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1.
Am J Hum Genet ; 105(2): 302-316, 2019 Aug 01.
Artigo em Inglês | MEDLINE | ID: mdl-31256877

RESUMO

Members of a paralogous gene family in which variation in one gene is known to cause disease are eight times more likely to also be associated with human disease. Recent studies have elucidated DHX30 and DDX3X as genes for which pathogenic variant alleles are involved in neurodevelopmental disorders. We hypothesized that variants in paralogous genes encoding members of the DExD/H-box RNA helicase superfamily might also underlie developmental delay and/or intellectual disability (DD and/or ID) disease phenotypes. Here we describe 15 unrelated individuals who have DD and/or ID, central nervous system (CNS) dysfunction, vertebral anomalies, and dysmorphic features and were found to have probably damaging variants in DExD/H-box RNA helicase genes. In addition, these individuals exhibit a variety of other tissue and organ system involvement including ocular, outer ear, hearing, cardiac, and kidney tissues. Five individuals with homozygous (one), compound-heterozygous (two), or de novo (two) missense variants in DHX37 were identified by exome sequencing. We identified ten total individuals with missense variants in three other DDX/DHX paralogs: DHX16 (four individuals), DDX54 (three individuals), and DHX34 (three individuals). Most identified variants are rare, predicted to be damaging, and occur at conserved amino acid residues. Taken together, these 15 individuals implicate the DExD/H-box helicases in both dominantly and recessively inherited neurodevelopmental phenotypes and highlight the potential for more than one disease mechanism underlying these disorders.

2.
Genet Med ; 2019 Jun 14.
Artigo em Inglês | MEDLINE | ID: mdl-31197268

RESUMO

PURPOSE: Noninvasive prenatal screening (NIPS) using genome sequencing also reveals maternal copy-number variations (CNVs). Those CNVs can be clinically actionable or harmful to the fetus if inherited. CNVs in the DMD gene potentially causing dystrophinopathies are among the most commonly observed maternal CNVs. We present our experience with maternal DMD gene CNVs detected by NIPS. METHODS: We analyzed the data of maternal CNVs detected in the DMD gene revealed by NIPS. RESULTS: Of 26,123 NIPS analyses, 16 maternal CNVs in the DMD gene were detected (1/1632 pregnant women). Variant classification regarding pathogenicity and phenotypic severity was based on public databases, segregation analysis in the family, and prediction of the effect on the reading frame. Ten CNVs were classified as pathogenic, four as benign, and two remained unclassified. CONCLUSION: NIPS leverages CNV screening in the general population of pregnant women. We implemented a strategy for the interpretation and the return of maternal CNVs in the DMD gene detected by NIPS.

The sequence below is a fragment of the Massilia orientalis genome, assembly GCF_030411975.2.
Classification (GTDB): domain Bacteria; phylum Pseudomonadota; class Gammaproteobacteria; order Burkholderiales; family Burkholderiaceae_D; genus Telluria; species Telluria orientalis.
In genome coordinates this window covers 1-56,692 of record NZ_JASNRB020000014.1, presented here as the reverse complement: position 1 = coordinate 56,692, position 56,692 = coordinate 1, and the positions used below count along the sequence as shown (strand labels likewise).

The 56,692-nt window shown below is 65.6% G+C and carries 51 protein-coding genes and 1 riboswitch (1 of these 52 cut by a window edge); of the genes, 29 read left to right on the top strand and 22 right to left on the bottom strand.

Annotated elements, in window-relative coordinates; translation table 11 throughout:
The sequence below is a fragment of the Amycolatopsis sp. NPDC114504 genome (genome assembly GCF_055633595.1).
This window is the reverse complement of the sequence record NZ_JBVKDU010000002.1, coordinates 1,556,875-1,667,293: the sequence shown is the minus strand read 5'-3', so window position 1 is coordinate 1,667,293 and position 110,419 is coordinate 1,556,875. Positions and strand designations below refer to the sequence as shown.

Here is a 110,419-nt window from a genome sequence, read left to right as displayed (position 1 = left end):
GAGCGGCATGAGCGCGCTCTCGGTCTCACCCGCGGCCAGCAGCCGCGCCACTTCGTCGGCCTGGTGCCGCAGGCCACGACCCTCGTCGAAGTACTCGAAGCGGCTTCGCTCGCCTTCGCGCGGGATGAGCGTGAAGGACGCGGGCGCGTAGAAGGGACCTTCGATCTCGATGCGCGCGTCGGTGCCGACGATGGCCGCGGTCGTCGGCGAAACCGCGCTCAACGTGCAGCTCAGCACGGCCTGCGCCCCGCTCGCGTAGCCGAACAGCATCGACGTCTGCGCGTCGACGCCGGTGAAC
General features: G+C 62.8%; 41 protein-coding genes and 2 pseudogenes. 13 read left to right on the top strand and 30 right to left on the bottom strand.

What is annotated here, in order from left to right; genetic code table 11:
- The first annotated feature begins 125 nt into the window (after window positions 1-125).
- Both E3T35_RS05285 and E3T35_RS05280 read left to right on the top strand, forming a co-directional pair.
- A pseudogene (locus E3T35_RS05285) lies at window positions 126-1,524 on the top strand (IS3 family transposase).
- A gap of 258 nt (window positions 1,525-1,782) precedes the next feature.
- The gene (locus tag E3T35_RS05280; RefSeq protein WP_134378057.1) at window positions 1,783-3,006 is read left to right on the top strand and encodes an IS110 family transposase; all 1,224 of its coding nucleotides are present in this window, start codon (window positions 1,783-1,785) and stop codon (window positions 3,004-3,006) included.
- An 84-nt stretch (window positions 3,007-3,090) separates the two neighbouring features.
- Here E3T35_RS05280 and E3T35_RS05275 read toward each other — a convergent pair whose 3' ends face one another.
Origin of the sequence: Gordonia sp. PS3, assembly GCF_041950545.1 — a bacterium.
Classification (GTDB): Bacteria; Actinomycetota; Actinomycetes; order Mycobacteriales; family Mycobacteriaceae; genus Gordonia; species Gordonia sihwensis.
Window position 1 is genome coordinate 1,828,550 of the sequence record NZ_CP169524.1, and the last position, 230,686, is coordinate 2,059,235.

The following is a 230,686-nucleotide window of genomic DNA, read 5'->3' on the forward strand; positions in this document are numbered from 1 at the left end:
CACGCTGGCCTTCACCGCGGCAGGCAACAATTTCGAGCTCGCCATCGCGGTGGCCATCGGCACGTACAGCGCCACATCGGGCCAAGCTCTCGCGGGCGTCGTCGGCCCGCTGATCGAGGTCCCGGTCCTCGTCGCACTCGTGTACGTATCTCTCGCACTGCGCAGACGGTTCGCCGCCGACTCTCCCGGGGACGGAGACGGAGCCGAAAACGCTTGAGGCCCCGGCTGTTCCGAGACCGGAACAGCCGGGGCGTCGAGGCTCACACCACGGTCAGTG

3.
Am J Hum Genet ; 104(5): 957-967, 2019 May 02.
Artigo em Inglês | MEDLINE | ID: mdl-31006512

RESUMO

Replicating the human genome efficiently and accurately is a daunting challenge involving the duplication of upward of three billion base pairs. At the core of the complex machinery that achieves this task are three members of the B family of DNA polymerases: DNA polymerases α, δ, and ε. Collectively these multimeric polymerases ensure DNA replication proceeds at optimal rates approaching 2 × 103 nucleotides/min with an error rate of less than one per million nucleotides polymerized. The majority of DNA replication of undamaged DNA is conducted by DNA polymerases δ and ε. The DNA polymerase α-primase complex performs limited synthesis to initiate the replication process, along with Okazaki-fragment synthesis on the discontinuous lagging strand. An increasing number of human disorders caused by defects in different components of the DNA-replication apparatus have been described to date. These are clinically diverse and involve a wide range of features, including variable combinations of growth delay, immunodeficiency, endocrine insufficiencies, lipodystrophy, and cancer predisposition. Here, by using various complementary approaches, including classical linkage analysis, targeted next-generation sequencing, and whole-exome sequencing, we describe distinct missense and splice-impacting mutations in POLA1 in five unrelated families presenting with an X-linked syndrome involving intellectual disability, proportionate short stature, microcephaly, and hypogonadism. POLA1 encodes the p180 catalytic subunit of DNA polymerase α-primase. A range of replicative impairments could be demonstrated in lymphoblastoid cell lines derived from affected individuals. Our findings describe the presentation of pathogenic mutations in a catalytic component of a B family DNA polymerase member, DNA polymerase α.

4.
Hum Mutat ; 40(8): 1013-1029, 2019 Aug.
Artigo em Inglês | MEDLINE | ID: mdl-31021519

RESUMO